Grasping objects, eating with cutlery, opening locks: a procedure should enable such movements for patients who can no longer control their arms and hands after a stroke. As US researchers report in the journal "Nature Medicine", spinal cord stimulation improved the strength, mobility and coordination of two study participants with chronic muscle weakness in a study - and surprisingly quickly.
In Germany, around 270,000 people suffer a stroke every year. The number is likely to increase in the future, due to demographic change, but also due to certain lifestyle factors such as lack of exercise and obesity. A large proportion of the survivors later have deficits in the motor control of their arms and hands.
Spinal cord stimulation could help some of these people in the future. A team led by Marco Capogrosso from the University of Pittsburgh adapted the method, which has been used for years to treat chronic pain, and successfully tested it on two patients: thin metal electrodes resembling spaghetti were implanted along their necks.
These electrodes deliver electrical pulses that activate nerve cells in the areas of the spinal cord responsible for muscle control of the limbs. Normally, such impulses are sent out by the brain. However, a stroke can lead to this communication being disrupted, so that the impulses are no longer sufficient to stimulate activities.
"We asked ourselves how we could amplify the signals, and we didn't focus on the brain but on the spinal cord," explains Capogrosso. Therefore, the system does not replace the function of the brain, but only supports existing signals.
After the implantation, the patients quickly regained control of their arms and hands. One of them was able to open and close her hand again on the first day after the procedure - a movement she was unable to do for nine years. Both she and the research team reacted accordingly emotionally. "We all cried," Capogrosso recalls.
As the 29-day trial progressed, continuous spinal cord stimulation improved participants' arm and hand strength, range of motion, and fine motor skills. For example, they could safely grab a can or eat with cutlery.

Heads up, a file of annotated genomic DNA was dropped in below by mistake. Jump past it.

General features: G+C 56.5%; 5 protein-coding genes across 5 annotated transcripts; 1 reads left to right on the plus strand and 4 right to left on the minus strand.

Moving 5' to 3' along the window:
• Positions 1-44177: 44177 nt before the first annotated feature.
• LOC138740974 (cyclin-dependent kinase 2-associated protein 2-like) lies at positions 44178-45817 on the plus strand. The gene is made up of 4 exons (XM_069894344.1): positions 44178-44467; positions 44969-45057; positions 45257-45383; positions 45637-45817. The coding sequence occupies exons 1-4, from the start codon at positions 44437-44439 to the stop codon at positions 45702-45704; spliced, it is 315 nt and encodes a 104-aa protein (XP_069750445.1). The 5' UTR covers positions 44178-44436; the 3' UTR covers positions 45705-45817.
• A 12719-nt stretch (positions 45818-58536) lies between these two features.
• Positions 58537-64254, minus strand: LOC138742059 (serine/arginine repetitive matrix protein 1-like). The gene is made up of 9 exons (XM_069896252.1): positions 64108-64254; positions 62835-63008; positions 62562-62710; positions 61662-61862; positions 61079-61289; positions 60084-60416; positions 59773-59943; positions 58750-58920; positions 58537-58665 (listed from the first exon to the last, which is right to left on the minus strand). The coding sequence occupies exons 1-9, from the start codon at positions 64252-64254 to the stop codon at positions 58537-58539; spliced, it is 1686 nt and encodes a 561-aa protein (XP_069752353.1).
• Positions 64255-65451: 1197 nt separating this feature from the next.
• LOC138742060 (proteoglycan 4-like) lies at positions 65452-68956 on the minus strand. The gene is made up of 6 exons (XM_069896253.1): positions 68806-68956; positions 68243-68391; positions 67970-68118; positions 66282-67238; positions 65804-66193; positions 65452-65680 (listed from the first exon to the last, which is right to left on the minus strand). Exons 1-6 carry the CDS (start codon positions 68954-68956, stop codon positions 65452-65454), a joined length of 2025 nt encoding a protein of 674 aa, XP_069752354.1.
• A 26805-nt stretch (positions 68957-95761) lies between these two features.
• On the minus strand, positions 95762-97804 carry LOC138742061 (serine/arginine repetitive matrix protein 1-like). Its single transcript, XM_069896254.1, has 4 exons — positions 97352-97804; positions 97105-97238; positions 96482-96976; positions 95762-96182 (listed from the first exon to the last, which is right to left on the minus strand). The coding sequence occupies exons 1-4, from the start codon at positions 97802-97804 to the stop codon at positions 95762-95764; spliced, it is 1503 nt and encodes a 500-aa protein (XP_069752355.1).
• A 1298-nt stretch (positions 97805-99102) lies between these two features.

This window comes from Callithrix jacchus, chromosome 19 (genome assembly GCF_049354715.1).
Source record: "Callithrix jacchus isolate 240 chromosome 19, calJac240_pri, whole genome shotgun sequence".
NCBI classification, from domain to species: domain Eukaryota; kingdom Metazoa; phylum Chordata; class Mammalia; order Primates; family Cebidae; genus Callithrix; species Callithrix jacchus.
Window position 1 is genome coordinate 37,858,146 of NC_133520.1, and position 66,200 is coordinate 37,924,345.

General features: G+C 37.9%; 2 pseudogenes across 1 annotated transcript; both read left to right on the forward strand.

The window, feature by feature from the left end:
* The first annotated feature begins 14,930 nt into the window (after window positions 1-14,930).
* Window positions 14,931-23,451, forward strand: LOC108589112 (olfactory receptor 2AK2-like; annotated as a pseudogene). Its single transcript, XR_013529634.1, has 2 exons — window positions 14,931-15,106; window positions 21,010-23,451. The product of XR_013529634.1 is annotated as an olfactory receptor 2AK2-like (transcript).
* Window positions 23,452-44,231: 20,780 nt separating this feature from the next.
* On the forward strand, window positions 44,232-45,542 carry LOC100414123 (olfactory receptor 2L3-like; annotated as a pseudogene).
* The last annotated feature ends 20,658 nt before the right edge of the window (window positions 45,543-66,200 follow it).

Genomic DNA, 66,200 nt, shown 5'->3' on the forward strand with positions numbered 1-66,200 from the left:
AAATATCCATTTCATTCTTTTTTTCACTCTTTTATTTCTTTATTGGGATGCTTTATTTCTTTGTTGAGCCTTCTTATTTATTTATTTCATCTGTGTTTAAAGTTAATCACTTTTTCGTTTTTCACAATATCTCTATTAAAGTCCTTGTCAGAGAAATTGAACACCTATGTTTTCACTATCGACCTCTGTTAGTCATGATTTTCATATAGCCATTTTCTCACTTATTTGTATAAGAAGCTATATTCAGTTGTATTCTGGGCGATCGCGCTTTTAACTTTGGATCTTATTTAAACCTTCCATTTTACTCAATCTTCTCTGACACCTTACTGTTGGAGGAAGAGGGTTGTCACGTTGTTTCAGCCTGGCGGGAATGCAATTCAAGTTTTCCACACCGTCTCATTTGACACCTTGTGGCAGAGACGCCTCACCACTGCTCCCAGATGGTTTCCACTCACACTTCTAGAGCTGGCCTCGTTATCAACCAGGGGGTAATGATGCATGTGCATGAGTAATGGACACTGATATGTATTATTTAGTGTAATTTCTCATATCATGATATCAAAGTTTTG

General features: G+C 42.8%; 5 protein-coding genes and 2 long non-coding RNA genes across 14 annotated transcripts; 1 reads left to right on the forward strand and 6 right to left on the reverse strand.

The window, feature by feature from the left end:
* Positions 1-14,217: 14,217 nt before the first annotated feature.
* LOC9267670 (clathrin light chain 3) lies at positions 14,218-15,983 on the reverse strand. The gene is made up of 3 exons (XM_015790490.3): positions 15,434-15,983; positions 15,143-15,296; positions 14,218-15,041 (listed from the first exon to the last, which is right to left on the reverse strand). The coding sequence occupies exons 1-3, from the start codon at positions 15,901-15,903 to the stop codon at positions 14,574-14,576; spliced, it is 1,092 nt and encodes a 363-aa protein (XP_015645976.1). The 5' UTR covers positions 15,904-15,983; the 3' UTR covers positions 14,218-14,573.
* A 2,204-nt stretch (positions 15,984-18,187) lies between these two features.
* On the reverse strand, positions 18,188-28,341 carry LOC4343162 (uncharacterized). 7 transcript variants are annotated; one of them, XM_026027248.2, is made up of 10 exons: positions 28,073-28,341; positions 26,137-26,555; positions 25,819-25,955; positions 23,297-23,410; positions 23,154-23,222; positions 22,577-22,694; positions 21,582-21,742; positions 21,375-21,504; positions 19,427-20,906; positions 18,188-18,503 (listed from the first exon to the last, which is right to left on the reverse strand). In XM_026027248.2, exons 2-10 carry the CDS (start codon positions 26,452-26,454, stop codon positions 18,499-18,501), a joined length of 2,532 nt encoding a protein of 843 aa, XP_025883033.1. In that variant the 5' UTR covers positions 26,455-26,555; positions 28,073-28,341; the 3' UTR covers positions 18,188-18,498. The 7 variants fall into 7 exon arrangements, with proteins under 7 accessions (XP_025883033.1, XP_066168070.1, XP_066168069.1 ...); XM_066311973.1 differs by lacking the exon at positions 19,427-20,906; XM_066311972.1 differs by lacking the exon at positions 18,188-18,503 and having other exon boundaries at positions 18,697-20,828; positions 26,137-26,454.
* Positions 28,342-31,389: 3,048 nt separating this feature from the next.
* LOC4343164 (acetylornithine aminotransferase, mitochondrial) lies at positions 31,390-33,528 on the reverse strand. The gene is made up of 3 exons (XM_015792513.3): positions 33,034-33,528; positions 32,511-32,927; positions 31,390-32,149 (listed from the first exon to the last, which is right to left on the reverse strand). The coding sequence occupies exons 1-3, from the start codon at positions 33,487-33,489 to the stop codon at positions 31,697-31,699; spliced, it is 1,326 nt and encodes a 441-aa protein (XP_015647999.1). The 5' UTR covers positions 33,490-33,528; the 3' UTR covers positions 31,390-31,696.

"Even mild deficits after a stroke can isolate people from social and professional life and can be very limiting, with motor impairments of arms and hands being particularly distressing and hampering simple daily activities such as writing, eating and dressing," says co-author Elvira Pirondini.
Patient Heather Rendulic confirms this: The spinal cord stimulation gives her the feeling of having control of her arm and hand again for the first time in nine years. “It feels like a tickle and never hurts. But you have to get used to it," she says.
Unexpectedly, improvements in stimulation lasted up to four weeks after implant removal. The researchers don't know why. The technology may not be permanently necessary, at least for those affected with moderate muscle weakness. However, constant use of the system should not pose any problems, as experience with pain patients has suggested, says Elvira Pirondini.
Co-author Douglas Weber emphasizes that the spectrum of patients with strokes is very diverse. Accordingly, the next steps would not only consist of confirming the safety and effectiveness of the approach. Rather, it must also be examined which people benefited the most from the therapy.
The research group is continuing its trials with additional patients. But Heather Rendulic has already asked when she can get a permanent implant, says Weber: "It will take a few years, but it's already a nice sign."
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